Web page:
On Sunday I spoke on Katie Perrior’s show on TalkRADIO about the ease or otherwise of moving to WTO rules. I enjoyed the chat – even if she did call me an economist. How dare she! Here’s the audio, and here are more thoughts on the matter for those who prefer to read rather than listen.
I wasn’t able to vote on Brexit because I was a Brit living overseas. Just like David Cameron, I never imagined the vote would turn out as it did. I assumed, as he did, it was a way of diverting attention away from UKIP and help the Tories to regain some votes.
But now I look back at it, the outcome should have seemed inevitable. It can all be neatly summed up in this chart, shared by former Brexit secretary Dominic Raab last week.
Since 2008 (actually long before), real wages in the UK had been falling a lot. At the same time, European migration was high. It’s inevitable that low income earners would tie the two together. Wages were down, they assumed, not because of the state of the economy, or a government austerity drive, it was Johnny Foreigner taking all the jobs. Incidentally, you’ll notice that, despite Mr Raab’s spurious claim that wages are growing, the Brexit vote appears to have stalled a recovery in real wages. So, it has made matters worse, even before we leave.
To throw oil onto the fire of those already reeling from workers taking jobs, our view of the EU is Jean Claude Juncker, pissed and privileged, living off our significant contributions. The day before the vote he made a point of declaring that Britain had got as much as it was going to get out of the EU. It was a rallying cry for the Brexit ranks as they went out to vote. To this day, he continues to be an embarrassment, much like a drunken uncle at a wedding. One thing Boris Johnson was right on, was calling this man an “unelected tin-pot figure” – although he is, of course, elected by MEPs that we vote for and not everyone in the EU is happy with the process.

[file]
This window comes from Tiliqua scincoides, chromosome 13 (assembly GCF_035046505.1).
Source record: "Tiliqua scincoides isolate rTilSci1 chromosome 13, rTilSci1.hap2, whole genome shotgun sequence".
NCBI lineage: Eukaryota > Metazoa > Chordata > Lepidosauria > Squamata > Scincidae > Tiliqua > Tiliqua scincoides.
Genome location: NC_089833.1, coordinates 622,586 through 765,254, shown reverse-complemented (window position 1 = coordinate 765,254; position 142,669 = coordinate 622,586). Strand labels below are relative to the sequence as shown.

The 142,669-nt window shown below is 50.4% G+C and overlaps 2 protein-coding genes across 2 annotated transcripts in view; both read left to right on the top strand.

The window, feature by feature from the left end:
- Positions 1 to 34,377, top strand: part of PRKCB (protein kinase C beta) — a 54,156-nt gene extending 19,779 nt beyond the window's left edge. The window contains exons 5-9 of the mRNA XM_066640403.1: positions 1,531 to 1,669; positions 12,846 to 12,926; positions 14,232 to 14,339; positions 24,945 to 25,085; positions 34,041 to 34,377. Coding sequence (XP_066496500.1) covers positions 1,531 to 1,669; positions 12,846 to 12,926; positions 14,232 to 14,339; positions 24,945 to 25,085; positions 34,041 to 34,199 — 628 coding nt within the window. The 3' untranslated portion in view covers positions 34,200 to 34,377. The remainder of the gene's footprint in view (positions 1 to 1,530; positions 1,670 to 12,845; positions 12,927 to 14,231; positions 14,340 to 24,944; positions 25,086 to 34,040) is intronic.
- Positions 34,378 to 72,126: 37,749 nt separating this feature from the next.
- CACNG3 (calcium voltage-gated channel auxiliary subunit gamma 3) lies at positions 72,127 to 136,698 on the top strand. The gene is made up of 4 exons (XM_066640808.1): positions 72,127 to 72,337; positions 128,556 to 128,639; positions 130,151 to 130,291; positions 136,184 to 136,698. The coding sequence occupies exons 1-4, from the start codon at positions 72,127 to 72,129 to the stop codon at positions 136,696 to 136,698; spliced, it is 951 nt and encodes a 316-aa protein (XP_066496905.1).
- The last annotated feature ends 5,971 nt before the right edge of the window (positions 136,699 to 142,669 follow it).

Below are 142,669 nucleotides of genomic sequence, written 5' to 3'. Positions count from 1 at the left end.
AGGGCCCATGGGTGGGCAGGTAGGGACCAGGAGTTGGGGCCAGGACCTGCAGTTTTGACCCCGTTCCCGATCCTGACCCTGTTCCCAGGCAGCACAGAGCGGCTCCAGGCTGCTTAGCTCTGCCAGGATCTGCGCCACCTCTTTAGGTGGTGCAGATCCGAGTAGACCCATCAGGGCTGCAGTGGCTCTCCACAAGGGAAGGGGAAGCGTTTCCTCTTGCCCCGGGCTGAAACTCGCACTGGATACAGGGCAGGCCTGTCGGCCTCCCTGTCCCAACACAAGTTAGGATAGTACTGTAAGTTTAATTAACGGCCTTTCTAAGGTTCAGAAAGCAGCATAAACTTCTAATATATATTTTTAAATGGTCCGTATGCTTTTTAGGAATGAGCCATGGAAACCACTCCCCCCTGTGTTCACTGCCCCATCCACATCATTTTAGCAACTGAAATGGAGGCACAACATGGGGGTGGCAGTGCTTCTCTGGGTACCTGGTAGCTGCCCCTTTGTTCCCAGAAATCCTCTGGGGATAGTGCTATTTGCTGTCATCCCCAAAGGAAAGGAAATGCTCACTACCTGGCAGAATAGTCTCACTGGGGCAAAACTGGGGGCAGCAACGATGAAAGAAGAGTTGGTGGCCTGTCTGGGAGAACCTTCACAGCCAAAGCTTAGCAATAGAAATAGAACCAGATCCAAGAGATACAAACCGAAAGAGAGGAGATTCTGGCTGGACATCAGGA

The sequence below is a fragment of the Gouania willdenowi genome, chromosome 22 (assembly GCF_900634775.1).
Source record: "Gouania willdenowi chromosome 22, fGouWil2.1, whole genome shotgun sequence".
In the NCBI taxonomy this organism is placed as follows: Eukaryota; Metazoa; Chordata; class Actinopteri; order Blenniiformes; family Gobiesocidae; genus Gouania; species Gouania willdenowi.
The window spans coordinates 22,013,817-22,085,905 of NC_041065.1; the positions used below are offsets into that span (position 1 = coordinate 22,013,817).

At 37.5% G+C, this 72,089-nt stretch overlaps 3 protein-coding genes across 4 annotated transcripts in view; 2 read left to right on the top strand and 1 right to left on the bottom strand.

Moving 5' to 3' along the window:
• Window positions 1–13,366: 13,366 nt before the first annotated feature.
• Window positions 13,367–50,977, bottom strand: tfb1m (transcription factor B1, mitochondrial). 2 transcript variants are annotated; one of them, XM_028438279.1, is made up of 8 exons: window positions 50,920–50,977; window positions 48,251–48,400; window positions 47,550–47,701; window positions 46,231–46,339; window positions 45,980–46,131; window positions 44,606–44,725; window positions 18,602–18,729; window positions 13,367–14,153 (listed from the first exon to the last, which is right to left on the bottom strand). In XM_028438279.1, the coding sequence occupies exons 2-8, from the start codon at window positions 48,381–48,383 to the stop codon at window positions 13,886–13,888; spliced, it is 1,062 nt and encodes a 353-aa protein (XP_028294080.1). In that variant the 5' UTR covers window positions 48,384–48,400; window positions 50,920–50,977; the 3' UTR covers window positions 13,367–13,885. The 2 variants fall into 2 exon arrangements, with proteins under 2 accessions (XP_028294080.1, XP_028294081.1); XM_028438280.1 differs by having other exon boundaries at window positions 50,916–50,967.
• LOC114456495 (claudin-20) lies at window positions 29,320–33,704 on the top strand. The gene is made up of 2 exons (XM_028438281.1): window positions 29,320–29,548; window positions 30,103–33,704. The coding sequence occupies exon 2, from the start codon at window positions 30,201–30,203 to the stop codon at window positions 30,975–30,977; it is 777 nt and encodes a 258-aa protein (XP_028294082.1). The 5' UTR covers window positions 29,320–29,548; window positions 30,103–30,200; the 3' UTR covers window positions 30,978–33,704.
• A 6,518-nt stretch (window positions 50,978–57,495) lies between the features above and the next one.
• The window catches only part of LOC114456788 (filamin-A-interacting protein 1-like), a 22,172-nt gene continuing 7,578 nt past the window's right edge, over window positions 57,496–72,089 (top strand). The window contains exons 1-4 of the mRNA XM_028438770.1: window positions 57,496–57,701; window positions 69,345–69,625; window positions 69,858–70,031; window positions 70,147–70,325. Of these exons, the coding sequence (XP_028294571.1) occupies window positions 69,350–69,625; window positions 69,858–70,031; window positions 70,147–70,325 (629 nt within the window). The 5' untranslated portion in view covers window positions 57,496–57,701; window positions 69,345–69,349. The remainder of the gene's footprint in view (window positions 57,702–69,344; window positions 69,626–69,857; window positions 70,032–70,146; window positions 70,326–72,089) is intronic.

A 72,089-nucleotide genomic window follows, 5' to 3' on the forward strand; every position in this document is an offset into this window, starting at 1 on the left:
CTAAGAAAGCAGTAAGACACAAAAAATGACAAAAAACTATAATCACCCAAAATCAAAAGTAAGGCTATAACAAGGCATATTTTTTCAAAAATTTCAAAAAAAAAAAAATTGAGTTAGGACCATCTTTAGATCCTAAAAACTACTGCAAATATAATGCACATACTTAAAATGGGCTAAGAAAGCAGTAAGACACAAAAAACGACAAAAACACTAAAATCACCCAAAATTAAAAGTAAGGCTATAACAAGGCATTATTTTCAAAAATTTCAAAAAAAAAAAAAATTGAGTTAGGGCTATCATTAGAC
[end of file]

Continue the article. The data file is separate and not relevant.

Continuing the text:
May’s bad deal
May’s backstop deal will never become reality and her determination to see it through is bad news for the UK.
First off, it’s been badly sold. Many people seem to have confused the Withdrawal Agreement with the final deal. They’d be even more shocked to discover the truth, that the final deal is currently only 27 pages long – the interim arrangement, which we’re assured we’ll never need, runs well over 500 pages. The big one is a complex legal arrangement, the other, on which our future depends, is a fluff piece.
So, we leave at the end of March on the assumption that the fluff piece will turn into something solid, that answers all our concerns. Of course, there’s no hope in hell we’ll ever reach an agreement that satisfies everyone. To ensure an open border, for example, we really need to stay in the customs union, or something similar. That means being beholden to the EU without any say. Bad outcome.
The backstop was designed to keep things going until we arrived at a deal. But as no deal is ever likely to be reached, based on the experience of the last two years, the backstop option will, almost certainly, be there forever. The Hotel California scenario. It’s hard to agree to go blindly down a path, without knowing the destination, with the threat the path is never ending.
‘Norway’ is a bad deal